The youth vote in Tuesday's election is reminiscent of the numbers seen in past midterm elections, according to an analysis by the Center for Information and Research on Civic Learning & Engagement, a non-partisan research center on youth engagement at Tufts University's Jonathan M. Tisch College of Citizenship and Public Service.
At least 9.9 million people between the ages of 18 and 29 took part in the 2014 election. This cycle's youth vote of 21.3 percent one day post election is slightly up from 2010, when the figure was 20.4 percent.
According to the researchers, Democrats still have an advantage with young voters, despite the strong year for Republicans.
"In terms of both youth turnout and vote choice, 2014 looks like a typical midterm election year as far as youth are concerned. Young people made up a similar proportion of voters in 2010," said Peter Levine, associate dean of the Tisch College. "Although this was a wave election for the GOP, youth still tended to vote Democratic. In the national exit poll data on House races, 18-29 year-olds preferred Democratic candidates by 54 percent to 43 percent. In many close Senatorial and gubernatorial races, youth preferred the Democratic candidate, and in some states, like Florida, they were the only group that did."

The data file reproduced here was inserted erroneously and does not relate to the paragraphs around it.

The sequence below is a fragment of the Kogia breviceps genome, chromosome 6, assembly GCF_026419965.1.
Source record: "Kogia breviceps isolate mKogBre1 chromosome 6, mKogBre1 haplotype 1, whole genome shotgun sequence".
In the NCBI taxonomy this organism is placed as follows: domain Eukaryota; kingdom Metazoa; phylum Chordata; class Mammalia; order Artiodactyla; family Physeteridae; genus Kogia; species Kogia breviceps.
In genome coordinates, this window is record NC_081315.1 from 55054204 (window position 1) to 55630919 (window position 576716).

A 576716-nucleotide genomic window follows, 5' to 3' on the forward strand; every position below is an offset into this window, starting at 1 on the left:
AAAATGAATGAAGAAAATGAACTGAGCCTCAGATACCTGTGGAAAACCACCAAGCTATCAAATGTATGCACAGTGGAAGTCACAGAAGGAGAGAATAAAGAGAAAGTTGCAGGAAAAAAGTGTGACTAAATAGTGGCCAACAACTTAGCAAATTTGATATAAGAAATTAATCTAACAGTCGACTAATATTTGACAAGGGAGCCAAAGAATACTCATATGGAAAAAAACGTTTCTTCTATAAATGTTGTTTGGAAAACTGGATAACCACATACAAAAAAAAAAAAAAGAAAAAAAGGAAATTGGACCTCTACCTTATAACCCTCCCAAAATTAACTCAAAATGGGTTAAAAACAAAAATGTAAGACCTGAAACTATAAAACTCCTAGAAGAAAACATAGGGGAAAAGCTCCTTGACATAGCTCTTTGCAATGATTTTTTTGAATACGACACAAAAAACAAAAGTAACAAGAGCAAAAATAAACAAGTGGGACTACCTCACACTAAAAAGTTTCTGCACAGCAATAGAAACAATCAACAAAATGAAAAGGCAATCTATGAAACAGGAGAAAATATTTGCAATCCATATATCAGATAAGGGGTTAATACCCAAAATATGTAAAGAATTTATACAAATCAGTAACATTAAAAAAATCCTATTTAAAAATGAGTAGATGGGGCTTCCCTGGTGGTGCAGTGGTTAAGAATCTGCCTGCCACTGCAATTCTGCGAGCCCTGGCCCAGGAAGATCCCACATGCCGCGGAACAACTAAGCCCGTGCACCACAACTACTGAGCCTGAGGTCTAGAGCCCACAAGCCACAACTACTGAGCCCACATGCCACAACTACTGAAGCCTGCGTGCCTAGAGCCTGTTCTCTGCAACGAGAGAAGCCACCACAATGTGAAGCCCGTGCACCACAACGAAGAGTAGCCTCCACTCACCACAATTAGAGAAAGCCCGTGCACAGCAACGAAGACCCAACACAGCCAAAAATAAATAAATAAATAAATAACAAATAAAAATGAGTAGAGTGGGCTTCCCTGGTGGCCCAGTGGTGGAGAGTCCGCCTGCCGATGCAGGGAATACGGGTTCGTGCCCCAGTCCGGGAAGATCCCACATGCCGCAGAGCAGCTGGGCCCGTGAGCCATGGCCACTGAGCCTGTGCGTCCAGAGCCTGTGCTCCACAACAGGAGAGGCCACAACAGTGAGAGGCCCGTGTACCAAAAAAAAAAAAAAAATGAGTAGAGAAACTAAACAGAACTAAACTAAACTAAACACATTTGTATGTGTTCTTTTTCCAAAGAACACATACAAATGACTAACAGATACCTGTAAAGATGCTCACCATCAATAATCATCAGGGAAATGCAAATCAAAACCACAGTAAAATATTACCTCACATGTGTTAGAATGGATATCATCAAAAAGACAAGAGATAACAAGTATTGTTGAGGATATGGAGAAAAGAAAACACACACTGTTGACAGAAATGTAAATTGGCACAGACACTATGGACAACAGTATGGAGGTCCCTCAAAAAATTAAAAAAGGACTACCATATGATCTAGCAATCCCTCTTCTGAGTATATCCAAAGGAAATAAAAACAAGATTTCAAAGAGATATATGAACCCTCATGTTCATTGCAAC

When it comes to the strong turnout of young voters back in 2008, Levine said the large numbers were due to Obama's first presidential run. The decrease in activity among young voters in this election likely hurt Democratic senators who came into office that record-breaking year.
"The fact is that 2008 was an exceptionally strong year for Democrats, when youth support for Barack Obama set the all-time record in presidential elections," he said. "The change from an extraordinary presidential year to a rather typical midterm year hurt the Democratic Senate incumbents from the class of 2008."
Levine says the take away for Dems is that they need to re-engage the voter block.
"For Republicans, the lesson is they can be competitive among younger voters, although nationally, they still lag behind with that group, and in some states, the Democratic tilt of young voters may pose a problem in years to come. For Democrats, the message must be to re-engage with young people, who had provided more support in 2008 Senate contests," Levine explained.